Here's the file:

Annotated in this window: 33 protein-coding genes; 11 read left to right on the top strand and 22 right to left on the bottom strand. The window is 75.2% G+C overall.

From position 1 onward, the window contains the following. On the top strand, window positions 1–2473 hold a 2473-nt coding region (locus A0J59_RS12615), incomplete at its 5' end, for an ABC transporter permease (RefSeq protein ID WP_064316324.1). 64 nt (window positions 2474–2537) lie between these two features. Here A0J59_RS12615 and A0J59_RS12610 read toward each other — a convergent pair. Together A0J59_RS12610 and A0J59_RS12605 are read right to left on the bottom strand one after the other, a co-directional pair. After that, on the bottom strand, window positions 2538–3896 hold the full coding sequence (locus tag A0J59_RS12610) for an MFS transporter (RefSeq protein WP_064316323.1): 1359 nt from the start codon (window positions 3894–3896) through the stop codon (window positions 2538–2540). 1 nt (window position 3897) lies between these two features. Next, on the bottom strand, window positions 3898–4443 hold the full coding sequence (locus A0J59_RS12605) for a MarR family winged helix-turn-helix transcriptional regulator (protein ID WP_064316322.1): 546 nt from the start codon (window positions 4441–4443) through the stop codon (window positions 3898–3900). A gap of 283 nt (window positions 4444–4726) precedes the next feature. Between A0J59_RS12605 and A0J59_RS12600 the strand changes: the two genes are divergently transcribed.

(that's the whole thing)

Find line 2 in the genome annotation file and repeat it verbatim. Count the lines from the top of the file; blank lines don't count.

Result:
From position 1 onward, the window contains the following. On the top strand, window positions 1–2473 hold a 2473-nt coding region (locus A0J59_RS12615), incomplete at its 5' end, for an ABC transporter permease (RefSeq protein ID WP_064316324.1). 64 nt (window positions 2474–2537) lie between these two features. Here A0J59_RS12615 and A0J59_RS12610 read toward each other — a convergent pair. Together A0J59_RS12610 and A0J59_RS12605 are read right to left on the bottom strand one after the other, a co-directional pair. After that, on the bottom strand, window positions 2538–3896 hold the full coding sequence (locus tag A0J59_RS12610) for an MFS transporter (RefSeq protein WP_064316323.1): 1359 nt from the start codon (window positions 3894–3896) through the stop codon (window positions 2538–2540). 1 nt (window position 3897) lies between these two features. Next, on the bottom strand, window positions 3898–4443 hold the full coding sequence (locus A0J59_RS12605) for a MarR family winged helix-turn-helix transcriptional regulator (protein ID WP_064316322.1): 546 nt from the start codon (window positions 4441–4443) through the stop codon (window positions 3898–3900). A gap of 283 nt (window positions 4444–4726) precedes the next feature. Between A0J59_RS12605 and A0J59_RS12600 the strand changes: the two genes are divergently transcribed.